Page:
Mickey examines a current project, a reshape of an early 50s Hobie balsa. “It’s as great having my shop at my home as it would be having the surf right out front.”

“Through some of those early years I had a surf school and one of the basic things I tried to get across to new students was that the power of the ocean was a lot greater than you are, that you’re not strong enough to fight it, that you had to learn to flow with it. How I would introduce them to the water was I would start them lying in the warm sand. Pulling warm sand up to their chest. I had them kinda fanned out looking at the water while I was talking about it, talking about the currents and about the power, where the power was and where it went and how it dissipated. And then I’d tell them, ‘Just follow me to the water and we’ll go play.’ And I would breaststroke down through the sand, making like a seal into the very shallowest 4- to 6-inches of water. Now from that perspective, a l-foot wave looks really big. And so you would just kinda let yourself go. Rolling, tumbling in the power. Letting the power wash you up on the beach and then pull you back out. And back in and back out. Pretty soon they got the feel for the rhythm, for the power, and where it can take you. We were underwater tumbling. We were facing waves that were bigger than we were because you’re only head high and it was really fun. In the process, fear and apprehension was replaced with understanding and respect. We’d spend a half hour just playing that way.

“Later, some interesting adaptations of some of those early surf lesson techniques came about when we were getting into boats and getting out to surf and dive some of the islands near here. We’d kinda come up with a very similar game as the crawling down the beach on our bellies. We’d get into an inflatable dinghy and the rules were that it was okay to direct with your oars once in a while, but to do it as little as possible. You could put yourself into position but the idea was to drift in the current…we ended up calling it ‘surging.’ Where you leave crowded Southern California and your wristwatch behind, and you get into this inflatable and let yourself become part of the ocean. Allow yourself to drift in the current, be taken by the current, if you will. All the time you’re being taken by wind and current, you’re being rotated so that your visual perception is changing constantly. One minute you’re observing the kelp beds and the open ocean, and the next minute you’re focused on rocks swirling by and white water and birds and sea lions. Sometimes facing the sun, sometimes away from the sun. And in surging, we were starting to discover the counter currents. That you could actually surge to weather without paddling. Instead of fighting against the wind and the current, you could place yourself in a counter current and surge your way to weather. So that reaffirmed all those past experiences. What I discovered is that my life has been surging in this counter current. I’ve been surging to weather, against the main current. And…I kinda like that position because what it does is that it allows you to look at the mainstream flow that’s going by you. All these people that are rushing by are caught in its currents, and they’re going so fast that they don’t have time to look around and see what’s going on around them.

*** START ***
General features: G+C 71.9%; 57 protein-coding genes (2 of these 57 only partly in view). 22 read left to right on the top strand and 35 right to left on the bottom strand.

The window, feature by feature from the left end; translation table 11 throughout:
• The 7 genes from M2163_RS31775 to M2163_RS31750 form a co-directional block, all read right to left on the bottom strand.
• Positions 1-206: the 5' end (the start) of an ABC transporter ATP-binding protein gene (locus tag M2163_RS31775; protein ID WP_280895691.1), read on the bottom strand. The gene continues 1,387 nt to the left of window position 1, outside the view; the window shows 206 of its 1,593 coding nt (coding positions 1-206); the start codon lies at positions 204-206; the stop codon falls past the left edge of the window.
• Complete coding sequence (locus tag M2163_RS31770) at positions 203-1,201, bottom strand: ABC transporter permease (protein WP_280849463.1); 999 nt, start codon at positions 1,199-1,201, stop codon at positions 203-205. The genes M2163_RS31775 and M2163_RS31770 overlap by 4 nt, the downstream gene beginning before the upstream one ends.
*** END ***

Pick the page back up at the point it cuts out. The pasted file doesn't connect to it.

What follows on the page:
Mickey with Peggy and Surf Honey. Paintings on the wall (left to right): The Trestle at Church by Carolyn Zimmerman George. Two Trestles marsh scenes by Michael Logan. Boatyard, Beach Road by Pat Tobin.

“From my position, I can jump off into the main current and flow with it awhile, cause there’s a lot of good stuff in it. But having the experience of counter current surging lets me get out of the main current anytime I wish, and back into the counter current where you can rest and refresh your perspective.

“So I think the confidence of big wave riding, having had that experience and coming to the realization that we’re only limited by our limited thinking, and realizing the fact that surfing is pretty much a counter current experience while having the advantage of seeing the main flow with all its stuff going by, and being able to jump off and be part of that, keeps you interested in a lot of different things. That kind of explains our eclectic collection of stuff we live with. We’re interested in art, design, engineering of all kinds. There’s a lot of stuff that turns us on visually both in nature’s design works and man’s, and each little item you see around us here brings back a flash of the experience at the time of the discovery or the encounter.

“But it’s a comfortable surrounding, a facade, if you will…amidst the plastic fantastic of where we are…a bit of an oasis.”

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30.1